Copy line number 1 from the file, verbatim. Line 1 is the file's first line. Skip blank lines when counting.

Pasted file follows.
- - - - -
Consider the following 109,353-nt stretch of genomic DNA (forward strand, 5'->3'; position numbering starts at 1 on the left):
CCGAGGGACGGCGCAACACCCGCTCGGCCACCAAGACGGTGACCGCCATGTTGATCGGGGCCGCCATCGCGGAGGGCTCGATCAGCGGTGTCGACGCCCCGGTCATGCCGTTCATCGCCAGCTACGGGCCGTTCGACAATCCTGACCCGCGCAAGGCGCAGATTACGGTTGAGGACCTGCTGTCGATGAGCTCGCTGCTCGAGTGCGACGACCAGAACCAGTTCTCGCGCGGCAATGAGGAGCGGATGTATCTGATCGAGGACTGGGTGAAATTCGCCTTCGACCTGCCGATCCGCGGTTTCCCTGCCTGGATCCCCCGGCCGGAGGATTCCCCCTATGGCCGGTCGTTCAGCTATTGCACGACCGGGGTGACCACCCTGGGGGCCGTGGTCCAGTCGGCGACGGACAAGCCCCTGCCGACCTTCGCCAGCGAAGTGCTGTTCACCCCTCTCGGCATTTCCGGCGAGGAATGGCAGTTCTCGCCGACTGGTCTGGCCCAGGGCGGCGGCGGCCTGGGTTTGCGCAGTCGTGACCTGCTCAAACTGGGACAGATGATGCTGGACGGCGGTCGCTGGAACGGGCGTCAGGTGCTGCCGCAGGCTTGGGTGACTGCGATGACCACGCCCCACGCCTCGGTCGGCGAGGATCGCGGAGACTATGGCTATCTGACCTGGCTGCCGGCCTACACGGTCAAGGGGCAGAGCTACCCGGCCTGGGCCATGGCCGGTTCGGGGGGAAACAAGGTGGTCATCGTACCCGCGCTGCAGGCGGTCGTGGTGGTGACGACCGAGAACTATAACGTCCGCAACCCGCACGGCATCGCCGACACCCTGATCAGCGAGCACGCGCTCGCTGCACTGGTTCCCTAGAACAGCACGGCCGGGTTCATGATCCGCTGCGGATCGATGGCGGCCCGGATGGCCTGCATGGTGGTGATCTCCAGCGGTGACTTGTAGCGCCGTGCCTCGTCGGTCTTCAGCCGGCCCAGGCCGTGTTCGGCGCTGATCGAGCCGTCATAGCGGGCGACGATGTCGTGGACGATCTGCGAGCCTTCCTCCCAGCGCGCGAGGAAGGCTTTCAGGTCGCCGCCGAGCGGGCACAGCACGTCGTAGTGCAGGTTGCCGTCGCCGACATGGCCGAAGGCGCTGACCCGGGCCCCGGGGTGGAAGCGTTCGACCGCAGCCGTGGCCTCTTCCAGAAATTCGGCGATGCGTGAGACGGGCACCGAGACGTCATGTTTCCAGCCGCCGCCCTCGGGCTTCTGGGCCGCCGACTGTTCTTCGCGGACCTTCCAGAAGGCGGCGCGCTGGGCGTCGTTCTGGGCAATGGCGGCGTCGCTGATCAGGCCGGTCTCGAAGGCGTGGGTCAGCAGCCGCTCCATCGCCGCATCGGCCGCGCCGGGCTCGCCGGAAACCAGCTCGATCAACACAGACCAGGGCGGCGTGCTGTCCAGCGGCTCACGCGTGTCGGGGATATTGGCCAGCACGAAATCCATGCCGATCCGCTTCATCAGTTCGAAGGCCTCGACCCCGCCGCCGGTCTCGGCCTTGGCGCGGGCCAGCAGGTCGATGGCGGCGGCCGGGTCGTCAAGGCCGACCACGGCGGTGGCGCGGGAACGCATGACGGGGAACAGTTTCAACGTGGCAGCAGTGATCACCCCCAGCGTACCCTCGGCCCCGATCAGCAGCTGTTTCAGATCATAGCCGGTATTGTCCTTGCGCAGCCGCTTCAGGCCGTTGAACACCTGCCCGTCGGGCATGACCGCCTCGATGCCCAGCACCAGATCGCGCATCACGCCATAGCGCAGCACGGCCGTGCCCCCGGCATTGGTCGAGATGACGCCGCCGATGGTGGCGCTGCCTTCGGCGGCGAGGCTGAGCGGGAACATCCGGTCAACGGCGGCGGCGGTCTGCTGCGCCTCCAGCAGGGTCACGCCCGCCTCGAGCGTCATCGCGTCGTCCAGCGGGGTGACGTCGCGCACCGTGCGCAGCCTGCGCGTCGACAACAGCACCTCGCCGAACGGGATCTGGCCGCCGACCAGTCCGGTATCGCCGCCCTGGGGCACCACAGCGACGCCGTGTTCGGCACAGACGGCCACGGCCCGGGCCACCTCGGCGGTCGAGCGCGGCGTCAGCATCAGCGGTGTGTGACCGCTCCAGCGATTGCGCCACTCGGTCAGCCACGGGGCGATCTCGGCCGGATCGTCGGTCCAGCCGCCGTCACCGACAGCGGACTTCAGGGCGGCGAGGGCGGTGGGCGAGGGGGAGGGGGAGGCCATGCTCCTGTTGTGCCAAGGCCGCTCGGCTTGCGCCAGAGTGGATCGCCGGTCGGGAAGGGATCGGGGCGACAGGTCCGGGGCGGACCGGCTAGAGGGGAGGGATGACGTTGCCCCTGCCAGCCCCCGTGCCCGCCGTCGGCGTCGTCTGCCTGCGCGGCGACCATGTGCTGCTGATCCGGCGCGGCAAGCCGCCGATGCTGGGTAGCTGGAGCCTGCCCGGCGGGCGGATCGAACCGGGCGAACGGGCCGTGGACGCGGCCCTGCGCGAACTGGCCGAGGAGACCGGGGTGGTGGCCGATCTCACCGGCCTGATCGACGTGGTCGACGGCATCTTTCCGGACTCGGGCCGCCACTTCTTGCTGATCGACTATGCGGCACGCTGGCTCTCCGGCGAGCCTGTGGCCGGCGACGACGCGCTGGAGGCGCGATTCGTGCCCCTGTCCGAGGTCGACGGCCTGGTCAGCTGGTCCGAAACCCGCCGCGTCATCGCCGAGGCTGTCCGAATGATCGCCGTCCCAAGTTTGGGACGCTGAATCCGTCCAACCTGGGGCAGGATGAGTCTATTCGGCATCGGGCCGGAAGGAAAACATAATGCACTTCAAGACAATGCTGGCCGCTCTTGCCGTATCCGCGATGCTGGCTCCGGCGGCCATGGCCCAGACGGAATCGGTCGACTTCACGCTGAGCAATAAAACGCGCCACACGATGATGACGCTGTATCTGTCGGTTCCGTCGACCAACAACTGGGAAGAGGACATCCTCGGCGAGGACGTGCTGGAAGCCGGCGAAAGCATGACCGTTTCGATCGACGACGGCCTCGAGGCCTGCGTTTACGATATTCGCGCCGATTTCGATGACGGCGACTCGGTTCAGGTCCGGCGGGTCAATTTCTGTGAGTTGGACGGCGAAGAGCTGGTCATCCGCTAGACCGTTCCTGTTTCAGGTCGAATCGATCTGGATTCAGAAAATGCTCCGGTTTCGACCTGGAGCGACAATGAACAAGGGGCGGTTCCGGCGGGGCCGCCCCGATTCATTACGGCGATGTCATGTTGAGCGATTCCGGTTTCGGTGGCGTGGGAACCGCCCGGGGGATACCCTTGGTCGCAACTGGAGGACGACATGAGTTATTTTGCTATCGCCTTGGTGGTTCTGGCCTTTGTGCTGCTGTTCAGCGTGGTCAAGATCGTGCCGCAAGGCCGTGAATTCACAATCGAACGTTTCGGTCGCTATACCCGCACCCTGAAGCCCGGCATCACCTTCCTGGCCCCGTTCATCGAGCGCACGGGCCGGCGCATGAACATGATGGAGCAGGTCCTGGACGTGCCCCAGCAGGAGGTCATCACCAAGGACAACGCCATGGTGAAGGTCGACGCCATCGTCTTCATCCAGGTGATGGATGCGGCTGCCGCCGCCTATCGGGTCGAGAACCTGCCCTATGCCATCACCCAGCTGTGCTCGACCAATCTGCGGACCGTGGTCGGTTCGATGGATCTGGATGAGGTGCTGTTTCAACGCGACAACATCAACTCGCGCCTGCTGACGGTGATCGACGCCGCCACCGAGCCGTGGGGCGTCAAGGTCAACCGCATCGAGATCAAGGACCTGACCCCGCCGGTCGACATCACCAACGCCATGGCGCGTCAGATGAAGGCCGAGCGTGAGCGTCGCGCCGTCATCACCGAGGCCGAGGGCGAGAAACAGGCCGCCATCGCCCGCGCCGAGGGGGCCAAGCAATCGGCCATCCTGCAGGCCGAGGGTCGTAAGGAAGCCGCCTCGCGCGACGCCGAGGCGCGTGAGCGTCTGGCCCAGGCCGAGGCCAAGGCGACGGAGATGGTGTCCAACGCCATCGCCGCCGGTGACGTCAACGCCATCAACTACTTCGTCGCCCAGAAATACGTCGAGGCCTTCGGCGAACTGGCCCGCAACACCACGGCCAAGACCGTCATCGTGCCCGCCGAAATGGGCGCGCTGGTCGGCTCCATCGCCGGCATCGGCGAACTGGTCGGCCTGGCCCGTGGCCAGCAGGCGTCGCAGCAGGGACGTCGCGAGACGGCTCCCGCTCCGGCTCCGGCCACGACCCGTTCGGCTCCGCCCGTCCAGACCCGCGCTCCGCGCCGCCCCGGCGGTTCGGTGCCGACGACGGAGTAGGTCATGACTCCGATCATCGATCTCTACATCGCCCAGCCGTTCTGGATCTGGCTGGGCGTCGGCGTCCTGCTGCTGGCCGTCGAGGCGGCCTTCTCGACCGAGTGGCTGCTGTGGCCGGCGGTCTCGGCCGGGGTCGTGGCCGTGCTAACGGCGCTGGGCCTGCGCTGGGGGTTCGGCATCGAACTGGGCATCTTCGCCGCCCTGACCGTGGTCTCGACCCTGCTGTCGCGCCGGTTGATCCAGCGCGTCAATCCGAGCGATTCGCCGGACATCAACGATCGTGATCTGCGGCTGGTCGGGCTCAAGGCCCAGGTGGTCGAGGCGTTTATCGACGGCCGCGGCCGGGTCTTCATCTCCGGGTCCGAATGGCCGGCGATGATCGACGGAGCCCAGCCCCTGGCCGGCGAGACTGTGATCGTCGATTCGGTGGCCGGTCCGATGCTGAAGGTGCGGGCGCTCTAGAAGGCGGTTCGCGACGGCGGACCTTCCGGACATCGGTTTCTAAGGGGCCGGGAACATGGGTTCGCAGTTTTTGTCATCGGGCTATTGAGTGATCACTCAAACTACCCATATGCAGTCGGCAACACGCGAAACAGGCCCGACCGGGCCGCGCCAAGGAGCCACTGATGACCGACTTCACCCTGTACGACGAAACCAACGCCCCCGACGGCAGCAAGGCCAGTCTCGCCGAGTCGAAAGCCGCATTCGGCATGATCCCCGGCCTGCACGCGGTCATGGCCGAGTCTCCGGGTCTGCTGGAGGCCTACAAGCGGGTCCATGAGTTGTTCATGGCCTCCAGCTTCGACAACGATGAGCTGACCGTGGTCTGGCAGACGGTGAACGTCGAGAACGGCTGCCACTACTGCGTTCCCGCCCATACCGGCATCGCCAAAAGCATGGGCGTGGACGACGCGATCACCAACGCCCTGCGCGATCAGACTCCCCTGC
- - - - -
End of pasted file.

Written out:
Consider the following 109,353-nt stretch of genomic DNA (forward strand, 5'->3'; position numbering starts at 1 on the left):